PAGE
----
No, this obviously isn’t happening right now with virus cases, as expected, surging once again in most of the US and world. What happens in the next few months will give us all an idea of what to expect in 2021.
What I really want to talk about is bookstores. It was less than a decade ago that Borders closed its doors, mostly on account of e-books. Barnes and Noble and Books-A–Million (the two largest chains remaining in the US) have been struggling for years before the pandemic took customers out of stores. Half Price Books (my personal favorite) seems to be okay because if their doors are open, then they can buy books from the public.
Months ago I told my brother I thought JCPenney and Barnes and Noble would close for good. So far, I’ve been wrong. All the bookstores around me have been reopened since the spring. That doesn’t mean customers have returned or will be doing so. Though we can still buy online, there are lots of people unemployed or furloughed. Books may not be at the top of the list of needed items.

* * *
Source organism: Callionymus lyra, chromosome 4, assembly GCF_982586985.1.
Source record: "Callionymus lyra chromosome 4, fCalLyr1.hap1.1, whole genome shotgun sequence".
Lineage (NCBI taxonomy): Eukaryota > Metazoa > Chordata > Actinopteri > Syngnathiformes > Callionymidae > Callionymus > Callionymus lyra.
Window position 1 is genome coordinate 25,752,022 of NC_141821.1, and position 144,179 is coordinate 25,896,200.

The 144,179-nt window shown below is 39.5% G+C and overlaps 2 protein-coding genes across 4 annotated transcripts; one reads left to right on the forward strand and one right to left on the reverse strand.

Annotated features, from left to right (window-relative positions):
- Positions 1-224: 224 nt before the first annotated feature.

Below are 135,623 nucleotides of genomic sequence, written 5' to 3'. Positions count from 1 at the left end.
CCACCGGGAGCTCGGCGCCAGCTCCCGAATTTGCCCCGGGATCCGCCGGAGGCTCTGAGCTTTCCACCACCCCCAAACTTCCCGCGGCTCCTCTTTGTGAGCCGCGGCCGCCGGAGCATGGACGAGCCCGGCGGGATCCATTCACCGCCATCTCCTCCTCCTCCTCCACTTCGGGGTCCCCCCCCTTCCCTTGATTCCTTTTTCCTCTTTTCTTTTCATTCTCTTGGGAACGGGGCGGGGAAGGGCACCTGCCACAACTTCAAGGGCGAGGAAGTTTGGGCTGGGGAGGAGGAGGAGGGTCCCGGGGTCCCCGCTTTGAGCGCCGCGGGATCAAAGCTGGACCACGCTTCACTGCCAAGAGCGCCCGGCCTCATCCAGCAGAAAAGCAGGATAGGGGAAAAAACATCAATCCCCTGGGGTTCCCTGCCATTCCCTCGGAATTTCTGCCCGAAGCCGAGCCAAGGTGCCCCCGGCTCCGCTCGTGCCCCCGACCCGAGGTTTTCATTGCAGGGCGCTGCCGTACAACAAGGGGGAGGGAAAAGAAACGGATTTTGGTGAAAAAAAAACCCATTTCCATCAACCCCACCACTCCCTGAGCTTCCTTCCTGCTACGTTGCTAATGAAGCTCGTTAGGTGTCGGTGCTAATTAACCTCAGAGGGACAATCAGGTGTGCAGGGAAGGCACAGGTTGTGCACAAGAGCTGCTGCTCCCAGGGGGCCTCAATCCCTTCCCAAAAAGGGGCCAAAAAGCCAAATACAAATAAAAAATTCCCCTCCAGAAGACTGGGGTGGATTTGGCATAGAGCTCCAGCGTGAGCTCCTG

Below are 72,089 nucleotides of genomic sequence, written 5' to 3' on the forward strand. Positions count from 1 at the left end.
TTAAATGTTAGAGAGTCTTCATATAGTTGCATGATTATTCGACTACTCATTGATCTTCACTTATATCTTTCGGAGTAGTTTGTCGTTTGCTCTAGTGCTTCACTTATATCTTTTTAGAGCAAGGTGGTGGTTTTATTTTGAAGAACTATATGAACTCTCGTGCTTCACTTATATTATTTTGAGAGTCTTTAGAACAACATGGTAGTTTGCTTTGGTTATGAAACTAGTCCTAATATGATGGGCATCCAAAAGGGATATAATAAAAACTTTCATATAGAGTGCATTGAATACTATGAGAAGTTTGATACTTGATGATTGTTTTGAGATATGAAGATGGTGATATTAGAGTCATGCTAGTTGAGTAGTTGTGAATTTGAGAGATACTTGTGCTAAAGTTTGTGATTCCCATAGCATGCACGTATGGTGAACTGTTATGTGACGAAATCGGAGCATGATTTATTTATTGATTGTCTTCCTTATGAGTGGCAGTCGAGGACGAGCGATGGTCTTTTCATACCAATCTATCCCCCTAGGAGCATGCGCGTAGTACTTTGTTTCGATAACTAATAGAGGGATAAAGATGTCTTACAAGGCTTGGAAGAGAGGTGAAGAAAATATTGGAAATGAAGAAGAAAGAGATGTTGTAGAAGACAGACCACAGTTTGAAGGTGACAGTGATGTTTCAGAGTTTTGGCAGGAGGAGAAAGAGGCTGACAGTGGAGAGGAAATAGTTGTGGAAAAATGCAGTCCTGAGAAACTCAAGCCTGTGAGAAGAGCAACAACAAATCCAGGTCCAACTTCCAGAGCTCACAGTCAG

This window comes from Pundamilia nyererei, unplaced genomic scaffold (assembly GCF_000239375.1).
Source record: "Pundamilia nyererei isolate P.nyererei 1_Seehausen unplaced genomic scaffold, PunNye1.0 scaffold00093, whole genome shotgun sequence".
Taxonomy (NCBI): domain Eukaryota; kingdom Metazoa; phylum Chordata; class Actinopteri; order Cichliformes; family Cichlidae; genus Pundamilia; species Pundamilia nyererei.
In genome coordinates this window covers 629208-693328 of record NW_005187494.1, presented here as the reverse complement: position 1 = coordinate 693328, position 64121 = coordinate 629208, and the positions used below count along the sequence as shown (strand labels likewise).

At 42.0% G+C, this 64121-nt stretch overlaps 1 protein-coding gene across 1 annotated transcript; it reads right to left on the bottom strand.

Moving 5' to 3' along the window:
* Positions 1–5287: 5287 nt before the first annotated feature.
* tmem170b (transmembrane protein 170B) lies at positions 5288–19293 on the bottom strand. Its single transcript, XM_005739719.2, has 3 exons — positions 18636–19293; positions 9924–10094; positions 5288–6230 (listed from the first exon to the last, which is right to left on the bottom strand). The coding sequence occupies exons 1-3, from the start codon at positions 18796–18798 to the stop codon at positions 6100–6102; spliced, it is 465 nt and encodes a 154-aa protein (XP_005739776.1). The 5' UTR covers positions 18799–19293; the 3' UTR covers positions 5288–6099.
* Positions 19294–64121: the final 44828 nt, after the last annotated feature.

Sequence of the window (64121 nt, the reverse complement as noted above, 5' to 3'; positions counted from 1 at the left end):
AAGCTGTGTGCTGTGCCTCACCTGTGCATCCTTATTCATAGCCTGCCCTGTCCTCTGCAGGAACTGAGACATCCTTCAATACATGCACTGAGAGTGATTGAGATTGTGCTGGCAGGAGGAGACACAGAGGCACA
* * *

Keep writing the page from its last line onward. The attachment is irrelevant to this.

I’ve gotten this far and haven’t mentioned indies. They are probably the most likely to shut their doors during the pandemic. They can’t host author events and even when open, customers may not return.
Recently I was thinking to myself about Half Price Books not having their 20% storewide or coupon week promotions. If you’re familiar, then you know both of these promotions bring in lots of customers over several days. They’ve moved their sales to their website, which isn’t my preference. I was thinking to myself about the few dollars I could be saving if they’d had their promotions. But what’s important is that they’re able to survive (along with all the bookstores around). That won’t happen, but at least they’re still fighting, like many in the country.
To answer my own question, yes I think there will be bookstores next year. The real question is how many.